Court Ruling in Yale Hospital's Late Career Practitioner Policy May Have Far-Reaching Impact
- Yale New Haven Hospital's Late Career Practitioner Policy requires medical practitioners age 70 or older to take additional exams to maintain or renew staff privileges.
- EEOC filed suit against the Yale hospital alleging violations of the ADA and ADEA based on the policy.
- The court's decision in this case will likely impact other medical institutions nationwide with similar protocols.
On Feb. 11, 2020, the Equal Employment Opportunity Commission (EEOC) filed suit against Yale New Haven Hospital Inc., the teaching hospital of the Yale School of Medicine, alleging violations of the Americans with Disabilities Act (ADA) (42 U.S.C. § 12101, et seq.) and the Age Discrimination in Employment Act (ADEA) (29 U.S.C. § 621 et seq.).
The lawsuit1 alleges that Yale New Haven Hospital's 4-year-old Late Career Practitioner Policy discriminates against medical practitioners age 70 or older by requiring them to "take both an ophthalmologic and a neuropsychological medical examination"2 before staff privileges are renewed or maintained. The complaint claims that the policy has been applied to 145 individuals as of April 2019, all of whom are 70 or older, and at least seven were listed as "failed."3 Medical practitioners younger than 70 are not required to submit to the eye and neuropsychological exams.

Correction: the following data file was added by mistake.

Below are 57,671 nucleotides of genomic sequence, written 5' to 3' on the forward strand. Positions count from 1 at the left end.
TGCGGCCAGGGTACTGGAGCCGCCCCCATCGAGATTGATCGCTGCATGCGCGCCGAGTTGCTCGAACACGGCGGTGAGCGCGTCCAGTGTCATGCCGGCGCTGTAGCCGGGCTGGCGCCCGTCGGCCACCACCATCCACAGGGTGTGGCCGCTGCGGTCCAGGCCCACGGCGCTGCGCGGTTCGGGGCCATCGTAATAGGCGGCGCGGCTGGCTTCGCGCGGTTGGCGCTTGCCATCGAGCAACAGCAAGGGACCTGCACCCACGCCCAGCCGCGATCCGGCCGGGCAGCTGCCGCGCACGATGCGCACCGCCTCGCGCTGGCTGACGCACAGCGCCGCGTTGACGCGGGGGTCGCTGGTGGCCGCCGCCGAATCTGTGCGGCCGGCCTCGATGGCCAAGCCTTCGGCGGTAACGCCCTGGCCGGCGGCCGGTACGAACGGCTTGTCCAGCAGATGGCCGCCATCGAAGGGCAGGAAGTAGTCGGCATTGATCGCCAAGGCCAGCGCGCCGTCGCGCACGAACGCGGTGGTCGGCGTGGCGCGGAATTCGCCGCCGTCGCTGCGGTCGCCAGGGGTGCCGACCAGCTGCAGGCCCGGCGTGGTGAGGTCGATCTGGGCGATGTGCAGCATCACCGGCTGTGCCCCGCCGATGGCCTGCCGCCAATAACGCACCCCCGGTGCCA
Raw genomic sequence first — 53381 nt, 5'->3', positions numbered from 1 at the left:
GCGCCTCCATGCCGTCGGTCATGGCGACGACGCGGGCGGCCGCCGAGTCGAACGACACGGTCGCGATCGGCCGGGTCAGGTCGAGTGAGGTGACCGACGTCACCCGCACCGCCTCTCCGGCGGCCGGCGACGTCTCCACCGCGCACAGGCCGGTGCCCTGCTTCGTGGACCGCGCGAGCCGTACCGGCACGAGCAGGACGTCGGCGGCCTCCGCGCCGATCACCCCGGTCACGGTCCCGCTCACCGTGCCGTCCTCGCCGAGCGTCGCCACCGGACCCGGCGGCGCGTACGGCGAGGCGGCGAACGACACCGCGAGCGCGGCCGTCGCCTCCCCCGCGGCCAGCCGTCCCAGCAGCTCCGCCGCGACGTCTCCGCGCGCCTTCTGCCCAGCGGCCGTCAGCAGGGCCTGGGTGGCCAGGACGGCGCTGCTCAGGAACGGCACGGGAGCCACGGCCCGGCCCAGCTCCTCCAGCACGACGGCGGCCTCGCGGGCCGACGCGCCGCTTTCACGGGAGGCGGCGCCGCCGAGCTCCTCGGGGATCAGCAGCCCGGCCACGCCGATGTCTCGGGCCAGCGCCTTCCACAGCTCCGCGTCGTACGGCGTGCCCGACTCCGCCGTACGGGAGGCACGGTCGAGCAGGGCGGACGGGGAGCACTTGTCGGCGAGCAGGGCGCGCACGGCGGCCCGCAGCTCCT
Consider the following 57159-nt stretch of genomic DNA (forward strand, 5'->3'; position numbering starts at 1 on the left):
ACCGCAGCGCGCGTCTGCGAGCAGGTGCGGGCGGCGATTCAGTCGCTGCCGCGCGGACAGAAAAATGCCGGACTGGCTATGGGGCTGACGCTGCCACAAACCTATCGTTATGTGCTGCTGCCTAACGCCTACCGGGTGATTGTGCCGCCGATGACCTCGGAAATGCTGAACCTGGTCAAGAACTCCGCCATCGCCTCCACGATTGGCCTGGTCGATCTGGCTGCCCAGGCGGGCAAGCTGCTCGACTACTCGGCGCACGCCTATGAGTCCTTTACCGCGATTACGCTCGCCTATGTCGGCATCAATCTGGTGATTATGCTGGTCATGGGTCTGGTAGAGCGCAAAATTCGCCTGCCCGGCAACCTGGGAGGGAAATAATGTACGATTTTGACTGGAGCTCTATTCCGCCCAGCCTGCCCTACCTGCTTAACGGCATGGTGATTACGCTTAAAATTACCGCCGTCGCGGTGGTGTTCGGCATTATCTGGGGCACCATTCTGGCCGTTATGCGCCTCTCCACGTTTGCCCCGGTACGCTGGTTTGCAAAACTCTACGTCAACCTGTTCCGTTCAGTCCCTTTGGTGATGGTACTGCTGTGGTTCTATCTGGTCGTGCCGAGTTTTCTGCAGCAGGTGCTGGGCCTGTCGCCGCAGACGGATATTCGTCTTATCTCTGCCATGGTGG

In its complaint, the EEOC asserts that Yale New Haven Hospital's policy violates the ADEA by singling out employees because of their age, and unlawfully discriminates against and deprives doctors 70 or older of equal employment opportunities.4 In particular, the EEOC alleges the policy violates the portion of the ADA stating that "an employer shall not require a medical examination and shall not make inquiries as to whether such employee is an individual with a disability or as to the nature or severity of the disability, unless such examination or inquiry is shown to be job-related and consistent with business necessity."5
The EEOC seeks relief that includes, among other things, a permanent injunction preventing Yale New Haven Hospital from carrying out the policy or other policies that "discriminate on the basis of age, "as well as back wages and liquidated damages to those negatively affected by the Policy."6
As of the date of this article, Yale New Haven Hospital had not yet filed an appearance or a response to the EEOC's Complaint. The Court's ruling on this suit may have ramifications for other hospitals around the country with similar policies.
Notes1 Equal Employment Opportunity Commission v. Yale New Haven Hospital, Inc., Case No. 3:20-cv-00187-VAB; United States District Court for the District of Connecticut, pending before Judge Victor A. Bolden.